Manipulating date breaks and date labelsΒΆ

In [1]:
import pandas as pd
import numpy as np

from plotnine import *
from plotnine.data import economics

from mizani.breaks import date_breaks
from mizani.formatters import date_format

theme_set(theme_linedraw()) # default theme

%matplotlib inline

Using the economics dataset

In [2]:
economics.head()
Out[2]:
date pce pop psavert uempmed unemploy
0 1967-07-01 507.4 198712 12.5 4.5 2944
1 1967-08-01 510.5 198911 12.5 4.7 2945
2 1967-09-01 516.3 199113 11.7 4.6 2958
3 1967-10-01 512.9 199311 12.5 4.9 3143
4 1967-11-01 518.1 199498 12.5 4.7 3066

How does the saving rate vary with time?

In [3]:
(ggplot(economics)
 + geom_point(aes('date', 'psavert'))
 + labs(y='personal saving rate')
)
../_images/tutorials_miscellaneous-manipulating-date-breaks-and-date-labels_5_0.png
Out[3]:
<ggplot: (97654321012345679)>

Yikes! the calculated breaks are awful, we need to intervene. We do so using the date_breaks and date_format functions from mizani.

Set breaks every 10 years

In [4]:
(ggplot(economics)
 + geom_point(aes('date', 'psavert'))
 + scale_x_datetime(breaks=date_breaks('10 years'))        # new
 + labs(y='personal saving rate')
)
../_images/tutorials_miscellaneous-manipulating-date-breaks-and-date-labels_7_0.png
Out[4]:
<ggplot: (97654321012345679)>

That is better. Since all the breaks are at the beginning of the year, we can omit the month and day. Using date_format we override the format string. For more on the options for the format string see the strftime behavior.

In [5]:

(ggplot(economics)
 + geom_point(aes('date', 'psavert'))
 + scale_x_datetime(breaks=date_breaks('10 years'), labels=date_format('%Y'))     # modified
 + labs(y='personal saving rate')
)
../_images/tutorials_miscellaneous-manipulating-date-breaks-and-date-labels_9_0.png
Out[5]:
<ggplot: (97654321012345679)>

We can achieve the same result with a custom formating function.

In [6]:
def custom_date_format1(breaks):
    """
    Function to format the date
    """
    return [x.year if x.month==1 and x.day==1 else "" for x in breaks]

(ggplot(economics)
 + geom_point(aes('date', 'psavert'))
 + scale_x_datetime(                                # modified
     breaks=date_breaks('10 years'),
     labels=custom_date_format1)
 + labs(y='personal saving rate')
)
../_images/tutorials_miscellaneous-manipulating-date-breaks-and-date-labels_11_0.png
Out[6]:
<ggplot: (97654321012345679)>

We can use a custom formatting function to get results that are not obtainable with the date_format function. For example if we have monthly breaks over a handful of years we can mix date formats as follows; specify beginning of the year and every other month. Such tricks can be used reduce overcrowding.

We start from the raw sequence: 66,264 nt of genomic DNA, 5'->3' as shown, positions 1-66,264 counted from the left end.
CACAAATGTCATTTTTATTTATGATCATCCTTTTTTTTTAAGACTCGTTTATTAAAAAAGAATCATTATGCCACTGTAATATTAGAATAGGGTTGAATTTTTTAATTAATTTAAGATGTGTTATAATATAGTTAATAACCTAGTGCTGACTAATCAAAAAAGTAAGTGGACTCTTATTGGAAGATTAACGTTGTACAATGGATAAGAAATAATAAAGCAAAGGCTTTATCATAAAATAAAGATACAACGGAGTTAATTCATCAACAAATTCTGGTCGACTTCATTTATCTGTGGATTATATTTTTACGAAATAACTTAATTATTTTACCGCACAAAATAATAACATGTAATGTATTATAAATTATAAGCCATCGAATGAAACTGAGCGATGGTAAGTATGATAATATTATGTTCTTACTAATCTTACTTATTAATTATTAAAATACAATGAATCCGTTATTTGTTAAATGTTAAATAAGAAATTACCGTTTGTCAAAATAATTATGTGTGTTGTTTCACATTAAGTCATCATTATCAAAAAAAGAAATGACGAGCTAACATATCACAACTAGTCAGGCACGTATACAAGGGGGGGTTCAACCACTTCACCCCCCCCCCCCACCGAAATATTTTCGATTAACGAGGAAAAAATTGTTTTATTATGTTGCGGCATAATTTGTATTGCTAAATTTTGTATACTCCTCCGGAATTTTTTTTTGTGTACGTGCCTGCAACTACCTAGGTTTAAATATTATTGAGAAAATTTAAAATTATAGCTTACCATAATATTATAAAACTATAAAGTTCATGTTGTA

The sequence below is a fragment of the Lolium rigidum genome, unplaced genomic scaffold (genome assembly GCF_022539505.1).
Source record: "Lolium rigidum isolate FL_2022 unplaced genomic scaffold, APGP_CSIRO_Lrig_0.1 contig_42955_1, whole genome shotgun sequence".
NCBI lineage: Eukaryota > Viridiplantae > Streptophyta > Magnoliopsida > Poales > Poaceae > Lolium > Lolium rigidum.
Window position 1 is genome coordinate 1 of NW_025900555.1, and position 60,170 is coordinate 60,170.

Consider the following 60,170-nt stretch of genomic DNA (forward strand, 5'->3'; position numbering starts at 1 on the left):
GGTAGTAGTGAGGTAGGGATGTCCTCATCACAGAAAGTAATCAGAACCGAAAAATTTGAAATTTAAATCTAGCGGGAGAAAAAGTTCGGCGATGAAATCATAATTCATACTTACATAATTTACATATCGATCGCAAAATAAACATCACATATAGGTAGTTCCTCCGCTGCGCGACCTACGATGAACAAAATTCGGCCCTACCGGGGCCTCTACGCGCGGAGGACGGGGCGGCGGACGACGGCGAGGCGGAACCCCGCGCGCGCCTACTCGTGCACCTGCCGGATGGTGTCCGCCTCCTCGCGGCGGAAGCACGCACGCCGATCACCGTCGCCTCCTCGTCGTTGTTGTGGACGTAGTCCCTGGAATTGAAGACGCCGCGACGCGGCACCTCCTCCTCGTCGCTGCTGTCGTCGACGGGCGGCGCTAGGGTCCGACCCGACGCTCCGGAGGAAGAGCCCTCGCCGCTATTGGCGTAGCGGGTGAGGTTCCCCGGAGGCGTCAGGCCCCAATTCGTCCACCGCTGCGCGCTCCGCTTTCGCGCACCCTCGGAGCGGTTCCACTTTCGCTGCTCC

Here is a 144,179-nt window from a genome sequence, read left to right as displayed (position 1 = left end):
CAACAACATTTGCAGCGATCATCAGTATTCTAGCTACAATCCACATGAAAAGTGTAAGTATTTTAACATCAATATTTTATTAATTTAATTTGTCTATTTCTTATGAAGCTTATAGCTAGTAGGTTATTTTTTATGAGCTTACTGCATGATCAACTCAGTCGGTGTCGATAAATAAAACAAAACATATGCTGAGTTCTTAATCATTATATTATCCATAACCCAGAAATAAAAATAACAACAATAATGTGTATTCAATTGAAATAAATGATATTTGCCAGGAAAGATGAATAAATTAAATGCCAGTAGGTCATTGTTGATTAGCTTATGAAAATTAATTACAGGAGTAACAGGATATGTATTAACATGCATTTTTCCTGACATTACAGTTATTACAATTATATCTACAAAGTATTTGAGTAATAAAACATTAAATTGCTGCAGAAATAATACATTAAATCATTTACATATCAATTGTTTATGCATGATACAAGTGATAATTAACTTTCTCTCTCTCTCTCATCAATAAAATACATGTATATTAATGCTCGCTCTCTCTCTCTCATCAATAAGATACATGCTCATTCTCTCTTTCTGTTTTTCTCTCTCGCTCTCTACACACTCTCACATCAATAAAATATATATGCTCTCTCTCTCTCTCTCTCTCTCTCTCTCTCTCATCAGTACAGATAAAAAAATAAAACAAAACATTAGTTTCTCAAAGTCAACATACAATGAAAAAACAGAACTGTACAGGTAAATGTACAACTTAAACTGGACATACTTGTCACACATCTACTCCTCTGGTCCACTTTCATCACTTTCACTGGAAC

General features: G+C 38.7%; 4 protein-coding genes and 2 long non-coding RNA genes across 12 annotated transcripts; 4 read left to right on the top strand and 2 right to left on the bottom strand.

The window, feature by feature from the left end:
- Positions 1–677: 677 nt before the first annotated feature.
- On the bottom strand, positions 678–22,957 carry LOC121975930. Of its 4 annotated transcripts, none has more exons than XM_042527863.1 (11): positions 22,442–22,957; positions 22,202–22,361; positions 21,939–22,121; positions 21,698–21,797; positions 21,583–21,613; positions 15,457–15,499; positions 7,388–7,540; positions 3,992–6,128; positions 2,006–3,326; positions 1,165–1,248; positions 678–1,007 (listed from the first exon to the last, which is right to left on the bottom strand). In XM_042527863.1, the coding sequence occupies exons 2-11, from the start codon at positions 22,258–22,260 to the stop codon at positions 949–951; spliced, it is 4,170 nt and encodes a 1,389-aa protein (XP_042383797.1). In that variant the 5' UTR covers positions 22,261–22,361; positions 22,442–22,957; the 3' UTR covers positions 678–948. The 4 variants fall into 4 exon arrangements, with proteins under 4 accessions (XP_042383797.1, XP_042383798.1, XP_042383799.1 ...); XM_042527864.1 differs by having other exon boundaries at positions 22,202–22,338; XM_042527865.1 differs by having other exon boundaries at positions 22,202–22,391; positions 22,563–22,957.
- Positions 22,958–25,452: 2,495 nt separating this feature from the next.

In [7]:
from datetime import date

def custom_date_format2(breaks):
    """
    Function to format the date
    """
    res = []
    for x in breaks:
        # First day of the year
        if x.month == 1 and x.day == 1:
            fmt = '%Y'
        # Every other month
        elif x.month % 2 != 0:
            fmt = '%b'
        else:
            fmt = ''

        res.append(date.strftime(x, fmt))

    return res

(ggplot(economics.loc[40:60, :])                            # modified
 + geom_point(aes('date', 'psavert'))
 + scale_x_datetime(
     breaks=date_breaks('1 months'),
     labels=custom_date_format2,
     minor_breaks=[])
 + labs(y='personal saving rate')
)
../_images/tutorials_miscellaneous-manipulating-date-breaks-and-date-labels_13_0.png
Out[7]:
<ggplot: (97654321012345679)>

We removed the labels but not the breaks, leaving behind dangling ticks for the skipped months. We can fix that by wrapping date_breaks around a filtering function.

In [8]:
def custom_date_format3(breaks):
    """
    Function to format the date
    """
    res = []
    for x in breaks:
        # First day of the year
        if x.month == 1:
            fmt = '%Y'
        else:
            fmt = '%b'

        res.append(date.strftime(x, fmt))

    return res


def custom_date_breaks(width=None):
    """
    Create a function that calculates date breaks

    It delegates the work to `date_breaks`
    """
    def filter_func(limits):
        breaks = date_breaks(width)(limits)
        # filter
        return [x for x in breaks if x.month % 2]

    return filter_func


(ggplot(economics.loc[40:60, :])
 + geom_point(aes('date', 'psavert'))
 + scale_x_datetime(                                        # modified
     breaks=custom_date_breaks('1 months'),
     labels=custom_date_format3)
 + labs(y='personal saving rate')
)
../_images/tutorials_miscellaneous-manipulating-date-breaks-and-date-labels_15_0.png
Out[8]:
<ggplot: (97654321012345679)>

The breaks and labels functions are tightly coupled to give us exactly what we want.

Credit: This example was motivated by the github user lorin (Lorin Hochstein) and his endeavor to control date breaks and date labels.